Unfortunate and out of place!
That’s how the Acting Assistant General Secretary of the National Union of Public Workers (NUPW), Wayne Walrond, has responded to statements made Wednesday by Minister of Finance Chris Sinckler to the effect that the union has no right sticking its nose in national security affairs.
The minister was at the time responding to concerns raised by the workers’ bargaining agent, that the country’s border security could be compromised by the pending transition of Customs workers into the umbrella Barbados Revenue Authority (BRA).
Sinckler, who was speaking on the sidelines of a visit to primary schools in his St Michael North West constituency, went as far as to tell reporters at the time: “I don’t know why the union is getting itself involved in that,” as he argued that border security was an issue for the national security system.
“It works not only with Customs, it works with police, it works with Coast Guard, it works with the Defence Force, it works with all the disciplined security forces that operate at the front line of the country. Therefore, I am not sure why the union is getting itself all involved in those matters,” contended Sinckler.
However, in response, a combative Walrond sought to warn the minister that national security was not only the union’s business, but everybody’s business.
He pointed out that there were Customs officers assigned at various ports of entry who were aware of the potential threat to Barbados’ borders, especially with gun violence currently a hot topic across the country.
Therefore, Walrond told Barbados TODAY: “It is out of place for Sinckler to say that the NUPW is putting its nose in business that does not concern it.”
The outspoken senior trade unionist did not stop there, he went on to warn the country’s Minister of Finance that the people’s interests must always come first.
“Politicians are put there to serve us. We voted for them and I think that the best form of Government is participatory democracy where you listen to ordinary citizens and factor in their opinion when making decisions,” he said.
Walrond also stressed that the NUPW objected strongly to any statement which suggests that certain aspects of Government were not the business of ordinary citizens, adding that Customs officers who work in the system must have an opinion whether it is taken seriously or not.
In this regard, he reiterated the union’s concerns about the border security arrangements for Port St Charles in St Peter. The NUPW spokesman said it was instructive that plans were being put in place to have a mobile unit, which would replace the physical presence of a Customs officer on a 24-hour basis.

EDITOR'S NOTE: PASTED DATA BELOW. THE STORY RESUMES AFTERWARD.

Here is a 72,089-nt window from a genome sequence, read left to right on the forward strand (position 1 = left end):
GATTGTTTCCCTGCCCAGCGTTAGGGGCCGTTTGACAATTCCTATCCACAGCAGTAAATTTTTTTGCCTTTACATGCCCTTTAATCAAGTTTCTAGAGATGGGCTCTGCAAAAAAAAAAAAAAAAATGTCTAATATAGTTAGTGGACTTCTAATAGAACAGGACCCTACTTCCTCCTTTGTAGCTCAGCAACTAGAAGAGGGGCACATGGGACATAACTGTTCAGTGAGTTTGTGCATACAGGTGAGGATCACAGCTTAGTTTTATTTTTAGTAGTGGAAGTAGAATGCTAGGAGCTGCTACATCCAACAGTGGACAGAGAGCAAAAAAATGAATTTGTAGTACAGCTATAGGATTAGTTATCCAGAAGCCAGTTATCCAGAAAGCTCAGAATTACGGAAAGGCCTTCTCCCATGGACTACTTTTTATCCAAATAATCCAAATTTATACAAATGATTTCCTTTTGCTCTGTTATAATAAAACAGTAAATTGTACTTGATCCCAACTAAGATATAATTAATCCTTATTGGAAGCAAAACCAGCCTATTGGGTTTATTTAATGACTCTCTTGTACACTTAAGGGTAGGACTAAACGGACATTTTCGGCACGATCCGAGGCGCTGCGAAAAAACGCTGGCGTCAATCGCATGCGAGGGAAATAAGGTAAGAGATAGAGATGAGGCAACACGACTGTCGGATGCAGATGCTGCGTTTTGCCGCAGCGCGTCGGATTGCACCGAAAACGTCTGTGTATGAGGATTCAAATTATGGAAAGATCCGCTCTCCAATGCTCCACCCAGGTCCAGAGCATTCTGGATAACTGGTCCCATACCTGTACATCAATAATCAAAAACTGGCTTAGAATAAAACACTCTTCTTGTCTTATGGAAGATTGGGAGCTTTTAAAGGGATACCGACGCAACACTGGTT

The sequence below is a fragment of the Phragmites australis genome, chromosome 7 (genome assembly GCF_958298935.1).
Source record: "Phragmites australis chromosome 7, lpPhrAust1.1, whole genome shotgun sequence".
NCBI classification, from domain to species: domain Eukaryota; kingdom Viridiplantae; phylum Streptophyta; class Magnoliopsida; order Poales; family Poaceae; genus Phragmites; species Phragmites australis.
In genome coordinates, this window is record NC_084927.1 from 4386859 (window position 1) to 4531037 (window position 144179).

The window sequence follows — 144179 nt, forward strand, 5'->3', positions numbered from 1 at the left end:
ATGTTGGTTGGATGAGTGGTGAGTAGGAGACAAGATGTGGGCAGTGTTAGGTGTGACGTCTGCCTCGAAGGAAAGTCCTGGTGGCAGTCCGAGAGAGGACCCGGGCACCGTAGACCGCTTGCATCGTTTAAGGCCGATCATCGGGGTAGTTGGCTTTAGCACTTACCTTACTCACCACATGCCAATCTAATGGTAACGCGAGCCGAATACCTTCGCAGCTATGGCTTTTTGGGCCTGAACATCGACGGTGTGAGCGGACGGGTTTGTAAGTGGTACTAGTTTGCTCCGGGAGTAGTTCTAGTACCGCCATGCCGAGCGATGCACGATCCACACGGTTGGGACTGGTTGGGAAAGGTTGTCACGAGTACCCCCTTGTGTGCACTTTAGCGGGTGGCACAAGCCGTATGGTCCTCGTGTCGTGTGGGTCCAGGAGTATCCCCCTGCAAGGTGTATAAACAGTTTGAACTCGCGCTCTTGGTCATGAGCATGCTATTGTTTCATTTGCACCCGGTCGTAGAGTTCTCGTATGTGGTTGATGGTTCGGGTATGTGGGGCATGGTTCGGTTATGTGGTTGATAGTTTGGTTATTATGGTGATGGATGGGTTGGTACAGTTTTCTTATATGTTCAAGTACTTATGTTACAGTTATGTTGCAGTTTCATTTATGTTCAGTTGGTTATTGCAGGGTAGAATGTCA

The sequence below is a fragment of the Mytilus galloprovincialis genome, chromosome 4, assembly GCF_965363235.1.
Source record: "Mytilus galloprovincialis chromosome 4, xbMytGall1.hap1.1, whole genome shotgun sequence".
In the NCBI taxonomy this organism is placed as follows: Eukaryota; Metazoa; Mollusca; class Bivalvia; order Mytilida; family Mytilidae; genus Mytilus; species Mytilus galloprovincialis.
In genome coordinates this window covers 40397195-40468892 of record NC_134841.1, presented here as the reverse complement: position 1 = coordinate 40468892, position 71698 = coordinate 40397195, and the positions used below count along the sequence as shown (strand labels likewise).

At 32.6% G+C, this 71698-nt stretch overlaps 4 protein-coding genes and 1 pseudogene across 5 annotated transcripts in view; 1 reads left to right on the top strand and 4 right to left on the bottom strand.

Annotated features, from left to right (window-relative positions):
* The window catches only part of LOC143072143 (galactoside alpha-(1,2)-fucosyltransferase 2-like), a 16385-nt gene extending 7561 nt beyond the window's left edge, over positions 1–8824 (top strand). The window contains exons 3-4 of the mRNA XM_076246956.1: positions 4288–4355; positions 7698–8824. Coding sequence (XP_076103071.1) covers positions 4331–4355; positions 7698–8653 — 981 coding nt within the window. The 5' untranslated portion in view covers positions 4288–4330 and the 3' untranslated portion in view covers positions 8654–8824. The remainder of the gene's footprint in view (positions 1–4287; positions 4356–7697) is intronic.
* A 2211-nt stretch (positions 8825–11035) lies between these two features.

“We at the union are concerned,” Walrond told Barbados TODAY, while warning that “a mobile unit is not a better replacement for the physical presence of a Customs Officer on a 24-hour basis”.
He argued that “even if the traffic is slow and activity is low, 24-hour surveillance would ensure that there is not one instance when illegal material can enter the country”.
Emphasizing that surveillance was about “a 24 hour situation”, he further cautioned that such decisions could not be based on economics alone.
“National security is definitely the business of the NUPW. So we object to the statement made by Sinckler,” he said while pointing out that “we are living in an era where citizens are expressing a lot of concern over the issue of crime, drugs and illegal firearms”.
Amid the worsening war of words between him and the union, Sinckler remains adamant that the proposed absorption of the Customs Department into BRA, which has been the subject of numerous delays, will go ahead by October 1.
However, Walrond is equally adamant that Customs Officers, who have been given until Monday, September 19 to sign their option forms, must not do so.
He is contending that the current agreement is not in the workers’ best interest and that “we are not at the stage where those terms and conditions of work have been comprehensively addressed, where you can say you can transition”.